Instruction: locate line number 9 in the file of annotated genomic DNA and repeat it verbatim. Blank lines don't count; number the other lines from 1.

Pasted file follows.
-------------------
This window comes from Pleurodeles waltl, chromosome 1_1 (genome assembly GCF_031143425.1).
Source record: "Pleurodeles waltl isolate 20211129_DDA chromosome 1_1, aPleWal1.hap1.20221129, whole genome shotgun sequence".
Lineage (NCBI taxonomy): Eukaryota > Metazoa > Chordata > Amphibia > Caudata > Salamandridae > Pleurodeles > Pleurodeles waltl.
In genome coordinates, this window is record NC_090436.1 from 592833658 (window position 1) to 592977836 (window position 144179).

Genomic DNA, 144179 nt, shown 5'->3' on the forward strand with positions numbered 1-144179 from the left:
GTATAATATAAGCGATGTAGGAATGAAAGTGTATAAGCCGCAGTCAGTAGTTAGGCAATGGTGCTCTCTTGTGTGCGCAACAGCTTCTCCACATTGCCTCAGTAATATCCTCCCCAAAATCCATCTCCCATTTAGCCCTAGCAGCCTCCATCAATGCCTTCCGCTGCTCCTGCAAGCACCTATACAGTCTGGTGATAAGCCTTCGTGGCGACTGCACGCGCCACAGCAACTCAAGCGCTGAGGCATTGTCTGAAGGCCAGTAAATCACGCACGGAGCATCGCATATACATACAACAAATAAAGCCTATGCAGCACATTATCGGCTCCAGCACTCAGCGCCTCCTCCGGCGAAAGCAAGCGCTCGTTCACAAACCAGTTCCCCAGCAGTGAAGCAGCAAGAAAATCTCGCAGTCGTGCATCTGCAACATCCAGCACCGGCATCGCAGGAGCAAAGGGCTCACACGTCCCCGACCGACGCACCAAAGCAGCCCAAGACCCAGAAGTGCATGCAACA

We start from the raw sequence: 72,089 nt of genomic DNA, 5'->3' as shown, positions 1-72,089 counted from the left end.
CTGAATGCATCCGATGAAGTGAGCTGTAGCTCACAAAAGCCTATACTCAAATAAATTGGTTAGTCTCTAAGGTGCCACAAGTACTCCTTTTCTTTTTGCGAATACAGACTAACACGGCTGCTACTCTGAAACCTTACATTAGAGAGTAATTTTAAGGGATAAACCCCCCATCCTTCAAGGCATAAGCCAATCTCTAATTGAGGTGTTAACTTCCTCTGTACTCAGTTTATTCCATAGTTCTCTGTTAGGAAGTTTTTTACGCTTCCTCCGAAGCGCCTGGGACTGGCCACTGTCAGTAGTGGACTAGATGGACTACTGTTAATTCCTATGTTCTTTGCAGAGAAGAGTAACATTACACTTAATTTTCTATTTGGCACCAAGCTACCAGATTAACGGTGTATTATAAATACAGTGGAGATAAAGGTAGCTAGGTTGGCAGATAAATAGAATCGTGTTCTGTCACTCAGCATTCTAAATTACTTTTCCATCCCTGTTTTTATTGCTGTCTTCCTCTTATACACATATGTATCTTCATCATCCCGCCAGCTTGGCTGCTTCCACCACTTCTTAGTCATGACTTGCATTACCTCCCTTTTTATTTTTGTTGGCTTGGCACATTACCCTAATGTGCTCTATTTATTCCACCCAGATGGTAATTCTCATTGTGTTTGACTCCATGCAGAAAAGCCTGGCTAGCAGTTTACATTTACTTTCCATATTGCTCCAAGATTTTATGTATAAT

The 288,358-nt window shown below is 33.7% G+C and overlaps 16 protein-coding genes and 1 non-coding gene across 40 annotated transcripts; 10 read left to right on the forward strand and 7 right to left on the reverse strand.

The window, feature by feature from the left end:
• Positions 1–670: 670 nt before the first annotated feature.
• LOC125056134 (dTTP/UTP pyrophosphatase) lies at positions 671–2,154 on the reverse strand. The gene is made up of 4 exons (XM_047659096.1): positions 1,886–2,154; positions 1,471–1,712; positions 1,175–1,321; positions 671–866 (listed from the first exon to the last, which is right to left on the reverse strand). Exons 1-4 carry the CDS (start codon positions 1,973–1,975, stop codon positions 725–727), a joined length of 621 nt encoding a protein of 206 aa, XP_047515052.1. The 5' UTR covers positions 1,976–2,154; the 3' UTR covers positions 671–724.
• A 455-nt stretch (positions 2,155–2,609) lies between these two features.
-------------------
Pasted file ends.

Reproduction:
The 288,358-nt window shown below is 33.7% G+C and overlaps 16 protein-coding genes and 1 non-coding gene across 40 annotated transcripts; 10 read left to right on the forward strand and 7 right to left on the reverse strand.